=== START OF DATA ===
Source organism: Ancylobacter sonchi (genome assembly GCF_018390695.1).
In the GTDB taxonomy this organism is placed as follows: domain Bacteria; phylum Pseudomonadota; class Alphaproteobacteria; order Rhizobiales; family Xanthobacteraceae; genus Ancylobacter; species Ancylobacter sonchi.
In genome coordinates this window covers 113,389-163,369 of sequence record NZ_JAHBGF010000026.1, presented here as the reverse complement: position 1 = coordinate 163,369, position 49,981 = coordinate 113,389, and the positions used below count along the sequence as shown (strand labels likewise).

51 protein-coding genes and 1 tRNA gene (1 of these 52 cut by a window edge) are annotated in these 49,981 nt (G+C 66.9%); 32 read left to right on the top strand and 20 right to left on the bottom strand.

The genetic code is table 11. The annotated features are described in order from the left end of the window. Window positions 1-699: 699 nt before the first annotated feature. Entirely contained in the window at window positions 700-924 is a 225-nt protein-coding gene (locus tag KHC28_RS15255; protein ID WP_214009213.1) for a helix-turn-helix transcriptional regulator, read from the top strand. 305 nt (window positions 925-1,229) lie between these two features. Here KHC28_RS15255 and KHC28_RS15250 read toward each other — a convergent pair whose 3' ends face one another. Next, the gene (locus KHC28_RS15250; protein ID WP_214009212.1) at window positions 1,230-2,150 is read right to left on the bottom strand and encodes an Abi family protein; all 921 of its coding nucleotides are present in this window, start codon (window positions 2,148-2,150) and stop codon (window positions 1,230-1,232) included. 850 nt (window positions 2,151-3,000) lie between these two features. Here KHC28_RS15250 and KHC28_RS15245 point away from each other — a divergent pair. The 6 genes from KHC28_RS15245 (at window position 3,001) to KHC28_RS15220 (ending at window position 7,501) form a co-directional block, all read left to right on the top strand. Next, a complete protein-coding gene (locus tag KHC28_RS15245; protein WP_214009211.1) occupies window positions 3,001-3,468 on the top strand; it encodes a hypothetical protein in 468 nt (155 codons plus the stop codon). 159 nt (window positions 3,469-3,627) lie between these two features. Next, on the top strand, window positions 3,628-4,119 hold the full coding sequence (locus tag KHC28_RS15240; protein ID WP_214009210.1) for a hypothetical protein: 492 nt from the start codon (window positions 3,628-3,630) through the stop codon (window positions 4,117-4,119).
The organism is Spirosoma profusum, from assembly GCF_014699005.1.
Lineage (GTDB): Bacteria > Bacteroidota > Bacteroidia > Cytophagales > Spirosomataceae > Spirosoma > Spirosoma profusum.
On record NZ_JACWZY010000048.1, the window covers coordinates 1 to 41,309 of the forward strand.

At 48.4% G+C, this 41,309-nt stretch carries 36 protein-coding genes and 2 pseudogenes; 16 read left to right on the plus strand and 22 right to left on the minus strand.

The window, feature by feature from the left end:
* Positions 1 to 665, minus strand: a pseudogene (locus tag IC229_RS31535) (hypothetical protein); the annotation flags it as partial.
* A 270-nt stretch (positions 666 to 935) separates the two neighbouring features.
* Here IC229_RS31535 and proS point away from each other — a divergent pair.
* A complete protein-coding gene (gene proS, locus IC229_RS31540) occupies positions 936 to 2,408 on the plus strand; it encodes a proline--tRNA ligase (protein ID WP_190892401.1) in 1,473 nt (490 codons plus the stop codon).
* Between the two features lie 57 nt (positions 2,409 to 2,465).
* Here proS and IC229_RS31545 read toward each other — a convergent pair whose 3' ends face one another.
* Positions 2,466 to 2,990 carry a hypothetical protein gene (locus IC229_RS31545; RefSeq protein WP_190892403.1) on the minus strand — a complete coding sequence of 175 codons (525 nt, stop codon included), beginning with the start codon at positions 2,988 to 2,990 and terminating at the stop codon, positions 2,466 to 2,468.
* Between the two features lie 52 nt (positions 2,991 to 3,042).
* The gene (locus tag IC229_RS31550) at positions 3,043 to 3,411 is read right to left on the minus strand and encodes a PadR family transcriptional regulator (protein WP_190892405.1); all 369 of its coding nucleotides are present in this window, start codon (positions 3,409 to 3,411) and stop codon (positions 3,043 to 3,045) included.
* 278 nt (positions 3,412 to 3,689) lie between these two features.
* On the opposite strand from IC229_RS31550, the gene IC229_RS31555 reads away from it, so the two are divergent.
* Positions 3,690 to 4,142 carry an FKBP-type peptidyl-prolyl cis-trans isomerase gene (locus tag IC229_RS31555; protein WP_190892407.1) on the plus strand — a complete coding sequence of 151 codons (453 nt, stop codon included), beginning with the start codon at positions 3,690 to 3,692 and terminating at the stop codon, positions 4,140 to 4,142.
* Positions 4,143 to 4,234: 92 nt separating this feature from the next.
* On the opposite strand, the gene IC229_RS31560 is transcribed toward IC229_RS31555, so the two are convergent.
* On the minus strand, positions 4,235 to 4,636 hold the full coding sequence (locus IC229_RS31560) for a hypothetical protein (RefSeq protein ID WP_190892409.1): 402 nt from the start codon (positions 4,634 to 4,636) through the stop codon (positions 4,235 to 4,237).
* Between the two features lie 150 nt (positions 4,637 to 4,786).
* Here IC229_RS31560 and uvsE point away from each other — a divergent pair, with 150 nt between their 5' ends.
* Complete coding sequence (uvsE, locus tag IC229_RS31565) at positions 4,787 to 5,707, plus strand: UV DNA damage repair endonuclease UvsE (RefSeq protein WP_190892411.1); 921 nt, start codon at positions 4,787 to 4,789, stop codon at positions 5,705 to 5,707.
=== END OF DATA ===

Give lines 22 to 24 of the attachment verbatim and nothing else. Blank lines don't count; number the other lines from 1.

* Positions 3,690 to 4,142 carry an FKBP-type peptidyl-prolyl cis-trans isomerase gene (locus tag IC229_RS31555; protein WP_190892407.1) on the plus strand — a complete coding sequence of 151 codons (453 nt, stop codon included), beginning with the start codon at positions 3,690 to 3,692 and terminating at the stop codon, positions 4,140 to 4,142.
* Positions 4,143 to 4,234: 92 nt separating this feature from the next.
* On the opposite strand, the gene IC229_RS31560 is transcribed toward IC229_RS31555, so the two are convergent.